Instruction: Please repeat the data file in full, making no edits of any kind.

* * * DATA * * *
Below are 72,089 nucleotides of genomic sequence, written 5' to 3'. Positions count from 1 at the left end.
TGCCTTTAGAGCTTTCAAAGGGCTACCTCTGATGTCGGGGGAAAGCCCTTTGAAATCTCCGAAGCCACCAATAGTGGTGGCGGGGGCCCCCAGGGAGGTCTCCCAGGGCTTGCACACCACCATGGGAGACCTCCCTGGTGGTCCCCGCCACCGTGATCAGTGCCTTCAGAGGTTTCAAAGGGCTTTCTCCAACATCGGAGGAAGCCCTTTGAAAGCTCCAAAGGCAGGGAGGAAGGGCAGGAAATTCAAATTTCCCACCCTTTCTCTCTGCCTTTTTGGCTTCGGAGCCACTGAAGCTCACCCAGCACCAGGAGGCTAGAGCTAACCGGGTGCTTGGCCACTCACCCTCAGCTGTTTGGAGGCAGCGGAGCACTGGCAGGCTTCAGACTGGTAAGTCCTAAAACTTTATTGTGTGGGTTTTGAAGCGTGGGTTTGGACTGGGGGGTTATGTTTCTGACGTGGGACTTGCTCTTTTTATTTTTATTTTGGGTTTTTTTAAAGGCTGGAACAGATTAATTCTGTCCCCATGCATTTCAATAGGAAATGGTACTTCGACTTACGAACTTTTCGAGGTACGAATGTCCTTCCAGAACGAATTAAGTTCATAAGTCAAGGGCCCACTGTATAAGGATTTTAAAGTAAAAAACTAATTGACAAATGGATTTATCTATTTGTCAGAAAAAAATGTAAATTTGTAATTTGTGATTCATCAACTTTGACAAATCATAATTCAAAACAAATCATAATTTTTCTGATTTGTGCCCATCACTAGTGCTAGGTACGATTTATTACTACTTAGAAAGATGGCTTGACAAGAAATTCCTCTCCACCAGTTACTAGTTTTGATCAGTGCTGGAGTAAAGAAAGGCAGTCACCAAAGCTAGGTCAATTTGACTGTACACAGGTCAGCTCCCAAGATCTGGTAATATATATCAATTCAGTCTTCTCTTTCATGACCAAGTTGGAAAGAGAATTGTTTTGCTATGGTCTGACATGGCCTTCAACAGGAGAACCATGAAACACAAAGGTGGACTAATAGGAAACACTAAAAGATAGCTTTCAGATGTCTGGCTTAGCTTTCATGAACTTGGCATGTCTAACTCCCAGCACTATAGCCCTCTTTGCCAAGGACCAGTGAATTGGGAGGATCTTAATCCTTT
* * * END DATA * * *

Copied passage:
Below are 72,089 nucleotides of genomic sequence, written 5' to 3'. Positions count from 1 at the left end.
TGCCTTTAGAGCTTTCAAAGGGCTACCTCTGATGTCGGGGGAAAGCCCTTTGAAATCTCCGAAGCCACCAATAGTGGTGGCGGGGGCCCCCAGGGAGGTCTCCCAGGGCTTGCACACCACCATGGGAGACCTCCCTGGTGGTCCCCGCCACCGTGATCAGTGCCTTCAGAGGTTTCAAAGGGCTTTCTCCAACATCGGAGGAAGCCCTTTGAAAGCTCCAAAGGCAGGGAGGAAGGGCAGGAAATTCAAATTTCCCACCCTTTCTCTCTGCCTTTTTGGCTTCGGAGCCACTGAAGCTCACCCAGCACCAGGAGGCTAGAGCTAACCGGGTGCTTGGCCACTCACCCTCAGCTGTTTGGAGGCAGCGGAGCACTGGCAGGCTTCAGACTGGTAAGTCCTAAAACTTTATTGTGTGGGTTTTGAAGCGTGGGTTTGGACTGGGGGGTTATGTTTCTGACGTGGGACTTGCTCTTTTTATTTTTATTTTGGGTTTTTTTAAAGGCTGGAACAGATTAATTCTGTCCCCATGCATTTCAATAGGAAATGGTACTTCGACTTACGAACTTTTCGAGGTACGAATGTCCTTCCAGAACGAATTAAGTTCATAAGTCAAGGGCCCACTGTATAAGGATTTTAAAGTAAAAAACTAATTGACAAATGGATTTATCTATTTGTCAGAAAAAAATGTAAATTTGTAATTTGTGATTCATCAACTTTGACAAATCATAATTCAAAACAAATCATAATTTTTCTGATTTGTGCCCATCACTAGTGCTAGGTACGATTTATTACTACTTAGAAAGATGGCTTGACAAGAAATTCCTCTCCACCAGTTACTAGTTTTGATCAGTGCTGGAGTAAAGAAAGGCAGTCACCAAAGCTAGGTCAATTTGACTGTACACAGGTCAGCTCCCAAGATCTGGTAATATATATCAATTCAGTCTTCTCTTTCATGACCAAGTTGGAAAGAGAATTGTTTTGCTATGGTCTGACATGGCCTTCAACAGGAGAACCATGAAACACAAAGGTGGACTAATAGGAAACACTAAAAGATAGCTTTCAGATGTCTGGCTTAGCTTTCATGAACTTGGCATGTCTAACTCCCAGCACTATAGCCCTCTTTGCCAAGGACCAGTGAATTGGGAGGATCTTAATCCTTT